Re: Q & X
|From:||Jörg Rhiemeier <joerg.rhiemeier@...>|
|Date:||Sunday, January 14, 2001, 0:44|
Pavel Adamek <pavel.adamek@...> writes:
> Tero Vilkesalo wrote
> >Which sounds do you write with the letter Q or X
> >in your a priori conlangs with Latin alphabet?
> Transliterating Melty letters, I am using Latin letters "c, h, j, q, w, y"
> only as modifiers of preceding letter.
> "w" = labial
> "c" = alveolar
> "y" = postalveolar
> "j" = palatal
> "q" = velar
> "h" = friction
> bilabial: vw, fw, b, p, m
> labiodental: v, f
> dental: dh, th, d, t, n
> alveolar: z, s, gc = dz, kc = ts
> postalveolar: zy, sy, gcy = dzy, kcy = tsy
> palatal: zj, sj, dj, tj, nj
> velar: zq = gh, sq = kh, g, k, nq
> labiovelar: vq = ghw, fq = khw, bq = gw, pq = kw
> If "c, cy, q" occurs initially or after a vowel, it means "kc, kcy, pq".
Cool! I dimly remember fiddling with a similarly convoluted
system for some really nasty pseudo-Celtic project with 12 or so radical
consonant phonemes and six different types of mutations, each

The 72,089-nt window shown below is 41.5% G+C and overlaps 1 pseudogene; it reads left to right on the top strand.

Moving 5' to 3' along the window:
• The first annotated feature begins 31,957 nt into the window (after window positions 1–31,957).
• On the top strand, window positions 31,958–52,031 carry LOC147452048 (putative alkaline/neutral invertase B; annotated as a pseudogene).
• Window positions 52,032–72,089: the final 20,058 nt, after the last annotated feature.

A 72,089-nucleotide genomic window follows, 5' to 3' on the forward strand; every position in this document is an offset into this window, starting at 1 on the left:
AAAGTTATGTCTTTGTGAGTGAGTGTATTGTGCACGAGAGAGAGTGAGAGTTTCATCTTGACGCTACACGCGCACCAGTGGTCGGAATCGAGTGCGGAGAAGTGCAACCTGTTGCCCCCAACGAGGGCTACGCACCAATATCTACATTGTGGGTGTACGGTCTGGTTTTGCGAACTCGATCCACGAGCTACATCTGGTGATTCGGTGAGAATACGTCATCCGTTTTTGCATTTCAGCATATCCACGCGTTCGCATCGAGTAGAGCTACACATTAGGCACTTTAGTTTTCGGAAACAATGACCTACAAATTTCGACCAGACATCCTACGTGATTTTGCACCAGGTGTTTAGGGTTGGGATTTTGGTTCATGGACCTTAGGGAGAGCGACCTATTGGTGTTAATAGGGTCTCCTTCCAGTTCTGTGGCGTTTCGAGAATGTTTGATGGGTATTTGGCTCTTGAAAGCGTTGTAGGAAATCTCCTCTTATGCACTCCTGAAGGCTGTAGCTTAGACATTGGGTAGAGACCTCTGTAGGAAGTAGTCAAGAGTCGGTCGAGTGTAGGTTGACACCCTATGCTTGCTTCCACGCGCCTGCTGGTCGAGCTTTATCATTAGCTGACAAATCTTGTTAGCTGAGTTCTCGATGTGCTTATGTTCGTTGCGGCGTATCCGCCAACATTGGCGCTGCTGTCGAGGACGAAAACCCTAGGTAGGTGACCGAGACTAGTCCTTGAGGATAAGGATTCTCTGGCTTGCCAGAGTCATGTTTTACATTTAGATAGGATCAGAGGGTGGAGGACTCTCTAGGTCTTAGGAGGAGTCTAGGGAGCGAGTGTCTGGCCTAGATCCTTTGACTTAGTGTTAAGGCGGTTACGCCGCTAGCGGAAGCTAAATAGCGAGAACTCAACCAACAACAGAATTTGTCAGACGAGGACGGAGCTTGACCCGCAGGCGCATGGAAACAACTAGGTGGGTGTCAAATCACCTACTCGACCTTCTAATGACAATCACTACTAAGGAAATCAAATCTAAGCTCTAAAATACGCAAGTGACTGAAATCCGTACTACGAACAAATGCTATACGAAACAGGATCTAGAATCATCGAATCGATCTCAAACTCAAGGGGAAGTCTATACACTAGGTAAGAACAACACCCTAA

represented by a modifier letter. It was deliberately meant to be more
outlandish in spelling than Gaelic ;-), but it never took off. I'll
have to revive that beast some day!
Regarding my other conlang projects, usage depends on the language.
In Pictish, I use <q> for [q] and <x> for, you might guess it, [x].
Same with Modern Vandalic.
The transcription I currently use for Nur-ellen uses neither letter,
though I actually consider using <x> for [x] (again). Same for the
other elflangs in my pipeline. Some of them have labiovelars, but I
prefer transcribing [kw] as <kw>.
(*None* of them, however, has uvulars.)
Germanech, which, unlike the others, has native Latin script (the
Elflangs and Pictish are written in Tengwar and Vandalic in Arabic),
doesn't make much use of <q> and <x>, apart from an occasional <qu> for
a [k] before a front vowel, and <x> for [ks], which, however, occurs
One day, I'll perhaps do something really, really wild with those
Everyone uses <q> for something in the back of the mouth... how about
using it for something in the front, perhaps a bilabial trill? Yes,
that's good! And use <x> for a *vowel*, for a change!
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